Yaesu VX-5R Interfaced to Computer

Discussion in 'Radio Circuits, Repair & Performance' started by kb1kyh, Apr 27, 2008.

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  1. kb1kyh

    kb1kyh Ham Member

    I had an idea for a few small projects, and they involved interfacing my VX-5R to a computer. With the CT-44 adapter, it appears as if I'll be able to use a 2.5->3.5mm adapter from the microphone jack to the line out jack on my computer. I would like to point out before anyone makes any comments that I'm not planning on doing anything illegal such as playing music or sound effects. Will the output on the computer key the HT, or does something need to be done to over ride the PTT?
     
  2. K5SYN

    K5SYN Ham Member

    I have a VX-5R also and at one time I wanted to do what you are suggesting here. The CT-44 doesn't provide any isolation, it's just a breakout for the odd 4 ring Yaesu connector, so be mindful of that. If your soundcard voltage is high it can damage the 5R.

    The CT-44 doesn't enable any sort of vox capability, so just having audio running through it won't cause the HT to key up. Check page 11 of the manual for the required resistance to open the PTT circuit.

    Best bet, make or buy an interface which will have all the necessary bits (isolation, PTT activation, cables). There are several places to buy them online. Just be careful when asking questions of the sellers, some don't even like to bother if they know it's for an HT "because of the duty cycles involved." Personally, I believe if I fry my gear, it's nobody's fault but my own!

    Hope this helps some :)
     
  3. kb1kyh

    kb1kyh Ham Member

    Yup, I accounted for all that. I figured I'd turn the volume all the way down on my sound card, then slowly turn it up while monitoring the transmission out of the 5R on another radio until its suitable. I suppose I could also get a microphone for the 5R and expose the wire and measure the voltage from there, then adjust the sound card's volume accordingly.

    I saw that manual page, but for some reason only thought it applied to a data modem interface. What exactly does the PTT portion of the circuit go to? Does it need an applied voltage, does it go to ground, or does it connect back to the MIC portion to create a parallel circuit? And do you or anyone else know what purpose the 10 microfarad capacitor serves?

    I can't find any interface cables that might be of use since a lot of radios use 5 pin or 8 pin DINs, and that's what all of the cables seem to be made for. I agree with you on the last part. It really wouldn't be fair to blame my own mistakes on someone else :p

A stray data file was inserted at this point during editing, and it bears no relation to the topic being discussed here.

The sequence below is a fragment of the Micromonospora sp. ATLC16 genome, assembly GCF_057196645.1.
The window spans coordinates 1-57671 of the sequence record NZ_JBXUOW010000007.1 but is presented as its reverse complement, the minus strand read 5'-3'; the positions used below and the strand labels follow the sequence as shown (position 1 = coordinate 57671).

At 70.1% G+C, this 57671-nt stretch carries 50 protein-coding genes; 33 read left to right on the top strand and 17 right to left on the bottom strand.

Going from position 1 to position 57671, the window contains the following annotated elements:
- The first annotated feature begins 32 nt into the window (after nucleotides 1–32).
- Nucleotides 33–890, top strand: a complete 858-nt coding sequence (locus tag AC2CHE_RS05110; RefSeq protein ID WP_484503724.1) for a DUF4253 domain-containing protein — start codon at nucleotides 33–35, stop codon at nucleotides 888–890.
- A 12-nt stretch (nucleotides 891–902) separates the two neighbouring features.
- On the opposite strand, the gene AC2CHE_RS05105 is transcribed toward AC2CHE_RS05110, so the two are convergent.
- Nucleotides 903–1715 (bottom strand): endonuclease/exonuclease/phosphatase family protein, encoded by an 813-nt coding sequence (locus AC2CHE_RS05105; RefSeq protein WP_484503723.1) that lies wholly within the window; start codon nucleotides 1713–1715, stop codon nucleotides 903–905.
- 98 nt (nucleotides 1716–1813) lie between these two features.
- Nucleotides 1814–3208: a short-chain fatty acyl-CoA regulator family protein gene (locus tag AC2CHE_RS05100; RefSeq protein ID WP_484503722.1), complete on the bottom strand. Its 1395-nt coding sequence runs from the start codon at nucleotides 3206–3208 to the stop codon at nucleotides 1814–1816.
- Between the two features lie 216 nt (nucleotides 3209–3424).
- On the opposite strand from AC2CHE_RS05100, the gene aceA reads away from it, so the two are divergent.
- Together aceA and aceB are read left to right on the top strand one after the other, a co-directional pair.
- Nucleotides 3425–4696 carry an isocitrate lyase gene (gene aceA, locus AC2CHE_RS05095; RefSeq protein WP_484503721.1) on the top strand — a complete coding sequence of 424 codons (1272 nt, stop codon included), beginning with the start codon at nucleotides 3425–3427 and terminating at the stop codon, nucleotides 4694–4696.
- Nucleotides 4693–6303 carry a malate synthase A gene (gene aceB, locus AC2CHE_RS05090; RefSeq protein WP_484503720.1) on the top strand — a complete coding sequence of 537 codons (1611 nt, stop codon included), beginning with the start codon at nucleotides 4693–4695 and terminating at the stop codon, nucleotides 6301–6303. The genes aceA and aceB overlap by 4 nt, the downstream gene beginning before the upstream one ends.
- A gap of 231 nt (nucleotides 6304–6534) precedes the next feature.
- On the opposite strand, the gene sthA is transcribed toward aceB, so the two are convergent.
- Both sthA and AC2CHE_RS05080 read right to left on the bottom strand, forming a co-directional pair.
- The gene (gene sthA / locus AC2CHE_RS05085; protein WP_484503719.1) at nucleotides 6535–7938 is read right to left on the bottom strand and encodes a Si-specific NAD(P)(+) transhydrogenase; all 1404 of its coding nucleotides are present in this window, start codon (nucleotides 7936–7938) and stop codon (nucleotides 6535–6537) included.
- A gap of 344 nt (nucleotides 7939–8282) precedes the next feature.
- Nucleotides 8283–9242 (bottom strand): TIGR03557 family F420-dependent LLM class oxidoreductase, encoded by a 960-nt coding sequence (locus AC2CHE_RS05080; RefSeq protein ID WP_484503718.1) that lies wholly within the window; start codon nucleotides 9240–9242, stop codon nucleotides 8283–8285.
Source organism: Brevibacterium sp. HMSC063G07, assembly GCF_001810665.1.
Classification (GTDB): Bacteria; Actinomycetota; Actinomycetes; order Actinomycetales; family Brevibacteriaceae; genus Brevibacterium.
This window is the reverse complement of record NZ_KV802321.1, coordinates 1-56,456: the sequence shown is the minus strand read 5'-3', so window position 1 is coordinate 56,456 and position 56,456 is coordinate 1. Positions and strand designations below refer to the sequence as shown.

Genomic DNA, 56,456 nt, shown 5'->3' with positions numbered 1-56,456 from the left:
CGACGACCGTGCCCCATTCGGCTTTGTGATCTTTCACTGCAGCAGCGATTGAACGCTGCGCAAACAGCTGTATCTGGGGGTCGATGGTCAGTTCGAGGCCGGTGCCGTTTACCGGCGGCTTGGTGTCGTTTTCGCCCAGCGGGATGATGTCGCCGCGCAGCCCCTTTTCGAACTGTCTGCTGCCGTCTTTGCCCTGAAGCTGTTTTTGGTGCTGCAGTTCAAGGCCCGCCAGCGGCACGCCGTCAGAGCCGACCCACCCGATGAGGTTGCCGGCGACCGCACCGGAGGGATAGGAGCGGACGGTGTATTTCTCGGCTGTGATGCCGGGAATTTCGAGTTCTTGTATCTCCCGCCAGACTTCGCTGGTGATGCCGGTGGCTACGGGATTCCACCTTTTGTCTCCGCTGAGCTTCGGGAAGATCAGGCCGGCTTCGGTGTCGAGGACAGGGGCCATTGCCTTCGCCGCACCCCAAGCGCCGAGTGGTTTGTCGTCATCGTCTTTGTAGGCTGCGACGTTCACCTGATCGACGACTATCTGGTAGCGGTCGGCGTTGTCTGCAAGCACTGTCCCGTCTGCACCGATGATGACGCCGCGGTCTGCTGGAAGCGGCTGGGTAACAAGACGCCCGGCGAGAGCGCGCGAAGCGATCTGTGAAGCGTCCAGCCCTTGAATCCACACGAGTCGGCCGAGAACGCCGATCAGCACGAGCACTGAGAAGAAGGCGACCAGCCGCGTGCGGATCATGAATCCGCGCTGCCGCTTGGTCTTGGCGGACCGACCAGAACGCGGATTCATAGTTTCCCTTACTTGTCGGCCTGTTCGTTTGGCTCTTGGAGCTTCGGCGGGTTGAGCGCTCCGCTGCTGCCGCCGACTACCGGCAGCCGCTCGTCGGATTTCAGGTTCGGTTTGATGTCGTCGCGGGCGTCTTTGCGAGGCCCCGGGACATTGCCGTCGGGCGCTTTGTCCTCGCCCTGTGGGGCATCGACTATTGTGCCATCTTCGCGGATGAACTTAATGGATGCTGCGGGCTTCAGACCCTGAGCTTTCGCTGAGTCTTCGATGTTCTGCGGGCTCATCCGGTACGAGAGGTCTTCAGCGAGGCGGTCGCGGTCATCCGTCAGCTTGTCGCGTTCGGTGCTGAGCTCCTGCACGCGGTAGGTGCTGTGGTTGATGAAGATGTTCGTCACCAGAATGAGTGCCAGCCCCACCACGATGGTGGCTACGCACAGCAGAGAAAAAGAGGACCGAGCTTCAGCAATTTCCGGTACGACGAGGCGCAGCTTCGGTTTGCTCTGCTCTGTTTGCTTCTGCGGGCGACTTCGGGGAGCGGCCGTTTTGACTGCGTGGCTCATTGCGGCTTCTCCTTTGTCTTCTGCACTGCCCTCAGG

4. K5SYN

    K5SYN Ham Member

    I don't know enough about electronic circuits to be able to answer about the capacitor, or how to setup the PTT. I'd have made my own interface if I could have figured it out! The ones I see for sale seem to use a serial port, or usb for newer models to let the packet software handle the PTT.

    I lucked out and found a TNC at a hamfest, made a cable to go into the CT-44 and worked from there. I ended up moving to a rural area and had to put packet on the back burner until I can get an antenna higher up.

    Edit: There are a few places to buy the 4 ring connector Yaesu uses, if you want to skip the CT-44 entirely. I forgot until just now that the previous owner gave me one as a spare, since he made his own programming cable.

    Tower Electronics has them.
     
    Last edited: Apr 30, 2008
  5. N5RFX

    N5RFX Ham Member

    Page 11 says it all. The cap keeps dc from going back to your sound card and keeps any soundcard dc from going into the radio. The PTT will originate from your interface. Here are some examples. You will use an NPN transistor whose base is connected to the DTR or RTS (more common) pin on your serial port. When the transisor conducts it will put a ground on the right side of the 2K resistor on page 11 of your radio manual. That causes the radio to key. This is pretty common in most handhelds.

    73,
    Mark N5RFX
     
  6. kb1kyh

    kb1kyh Ham Member

    I have an older manual, and it doesn't have any of that in it which is why I asked. Thanks for explaining that.

    I'm not using my radio for any data modes, so I planned on writing my own program really quickly. As a result, I just planned on using the output from my sound card to drive the input on the HT. I'm going to try to make something that'll detect when there's output from the soundcard and mimic what you just described. This is for the sake of not having to run extra wires from the serial port and to account for the fact that most newer computers don't have a serial port.

    Just to be clear, the right side of the transistor is going to ground and the left side is connected to the PTT portion of the circuit on page 11, correct? If that is right, then thank you for your response, you helped tremendously.
     
    Last edited: Apr 30, 2008
  7. N5RFX

    N5RFX Ham Member

    Picture worth a thousand words

    Since a picture is worth a thousand words, take a look at this and see if it helps.

    73,
    Mark N5RFX
     
  8. K5SYN

    K5SYN Ham Member

    Awesome! Leave it to the experienced guys to make it easy for us mere mortals to understand :)

    Thanks!
     
  9. kb1kyh

    kb1kyh Ham Member

    Awesome, that does help. Thanks very much :)
     
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